Now that all of CIMMYT’s new program directors have been officially installed, it is time to get acquainted with them, as well as their ideas and plans for the programs. This month we feature Rodomiro Ortiz, director of the Intensive Agro-Ecosystems Program.
What would it take for an accomplished scientist to move to Mexico? For Rodomiro Ortiz, director of the Intensive Agro-Ecosystems Program, all took was a new strategy for CIMMYT. In the new plan he saw a change and a challenge, and he knew that the Intensive Agro-Ecosystems Program could empower research to improve lives. “Science can really impact development—this program interests me because of the relevance it has on livelihoods.” Ortiz comes to CIMMYT, his fourth CGIAR Center, with much experience and a strong tradition for sharing science. “We want to encourage local production in ways that create wealth and reduce risk for farmers and both the rural and urban poor,” he says.
A source of food and income security for rural and urban households in Asia, North Africa, and Latin America, intensive agricultural systems feature large areas of maize and wheat, often accompanied by a combination of other crops. “A large number of the world’s poor live in densely populated, rural areas where their crops sustain local communities and neighboring cities, but they face many problems,” says Ortiz. Production limitations include unsustainable exploitation of water and soils, inefficient use of chemical inputs, and emerging or worsening disease and pest problems. Looking to the future, he says, “While continuing our success in wheat breeding, we want to enhance our maize research and pursue the science behind conservation agriculture.”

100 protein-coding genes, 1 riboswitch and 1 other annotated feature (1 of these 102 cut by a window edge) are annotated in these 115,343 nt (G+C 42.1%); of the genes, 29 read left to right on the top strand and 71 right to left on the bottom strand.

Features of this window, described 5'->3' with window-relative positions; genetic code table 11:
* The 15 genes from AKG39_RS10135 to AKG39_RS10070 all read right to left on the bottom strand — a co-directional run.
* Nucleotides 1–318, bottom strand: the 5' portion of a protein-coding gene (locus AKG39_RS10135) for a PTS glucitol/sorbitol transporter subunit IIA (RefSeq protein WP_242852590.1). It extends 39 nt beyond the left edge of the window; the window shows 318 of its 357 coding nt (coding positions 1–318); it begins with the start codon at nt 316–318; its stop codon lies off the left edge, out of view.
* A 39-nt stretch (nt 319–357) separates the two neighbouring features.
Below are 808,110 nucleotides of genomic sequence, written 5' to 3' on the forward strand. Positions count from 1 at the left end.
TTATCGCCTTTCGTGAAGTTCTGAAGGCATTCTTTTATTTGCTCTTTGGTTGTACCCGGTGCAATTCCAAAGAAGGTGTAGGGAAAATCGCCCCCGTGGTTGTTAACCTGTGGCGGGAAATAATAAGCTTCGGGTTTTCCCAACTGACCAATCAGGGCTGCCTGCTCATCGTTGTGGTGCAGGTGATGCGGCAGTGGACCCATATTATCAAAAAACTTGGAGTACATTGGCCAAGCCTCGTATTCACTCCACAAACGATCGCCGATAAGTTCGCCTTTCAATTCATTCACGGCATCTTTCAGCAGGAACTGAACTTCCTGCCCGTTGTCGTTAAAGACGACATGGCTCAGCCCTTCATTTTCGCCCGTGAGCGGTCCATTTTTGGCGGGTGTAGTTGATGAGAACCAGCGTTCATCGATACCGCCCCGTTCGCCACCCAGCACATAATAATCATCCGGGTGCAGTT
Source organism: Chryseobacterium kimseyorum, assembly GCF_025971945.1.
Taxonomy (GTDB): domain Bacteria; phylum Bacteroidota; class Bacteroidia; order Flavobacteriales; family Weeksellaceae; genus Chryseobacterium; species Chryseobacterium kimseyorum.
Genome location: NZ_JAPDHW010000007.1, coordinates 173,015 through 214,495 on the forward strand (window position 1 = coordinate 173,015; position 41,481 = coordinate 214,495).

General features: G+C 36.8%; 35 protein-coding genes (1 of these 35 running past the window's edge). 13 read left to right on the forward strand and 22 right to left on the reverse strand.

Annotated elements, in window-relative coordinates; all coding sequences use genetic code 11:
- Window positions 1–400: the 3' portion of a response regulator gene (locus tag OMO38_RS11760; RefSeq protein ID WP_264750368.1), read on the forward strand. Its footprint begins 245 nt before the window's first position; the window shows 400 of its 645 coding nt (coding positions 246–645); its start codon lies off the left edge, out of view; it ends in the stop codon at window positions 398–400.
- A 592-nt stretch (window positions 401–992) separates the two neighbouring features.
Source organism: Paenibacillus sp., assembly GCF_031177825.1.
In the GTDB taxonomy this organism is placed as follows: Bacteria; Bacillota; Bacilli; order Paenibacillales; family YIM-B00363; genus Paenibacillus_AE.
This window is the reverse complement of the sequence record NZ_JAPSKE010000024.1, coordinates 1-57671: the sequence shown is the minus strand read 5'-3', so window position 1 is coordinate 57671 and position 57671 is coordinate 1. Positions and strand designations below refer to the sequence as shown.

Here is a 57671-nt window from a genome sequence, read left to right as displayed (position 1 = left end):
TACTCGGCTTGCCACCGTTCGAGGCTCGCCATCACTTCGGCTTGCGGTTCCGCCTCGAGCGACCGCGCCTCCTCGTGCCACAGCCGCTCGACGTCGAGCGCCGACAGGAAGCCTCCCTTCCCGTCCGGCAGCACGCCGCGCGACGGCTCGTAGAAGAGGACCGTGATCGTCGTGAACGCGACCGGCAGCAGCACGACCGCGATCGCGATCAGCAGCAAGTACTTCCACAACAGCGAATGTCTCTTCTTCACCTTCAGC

Balancing productivity with healthy cropping systems in key areas is a priority for this program. “Enhanced and sustained productivity will help improve human health and rural household food security, and natural resource management is an integral part of this goal,” recognizes Ortiz. With technology such as zero tillage and retained residues, systems can be both productive and ecologically sound. “Together with the Rice-Wheat Consortium, we’ve shared conservation agriculture with over 250,000 farmers in the Indo-Gangetic Plains who now are saving water and decreasing fuel use, all of this while increasing their yields,” he says. Ortiz would like to mirror this momentum in the Mediterranean littoral (coastal region), the Yellow River Basin, and northwestern Mexico, other focus areas for the program.
A Peruvian national, Ortiz holds a PhD from the University of Wisconsin in plant breeding and genetics and received his BSc and MSc degrees from UNALM (Universidad Nacional Agraria La Molina, Peru). Having worked abroad in the USA, Nigeria, Denmark, India, and most recently in Uganda as director of Research-for-Development at IITA, he carries knowledge of 15 different food crops, maize and wheat included. This background has given him vast experience in cropping systems and management. Ortiz, with hundreds of publications to his name, loves intellectual discourse and discovering how old problems can be solved using innovative approaches. “This new strategic plan continues in CIMMYT’s tradition to excel serving the resource poor,” Ortiz says.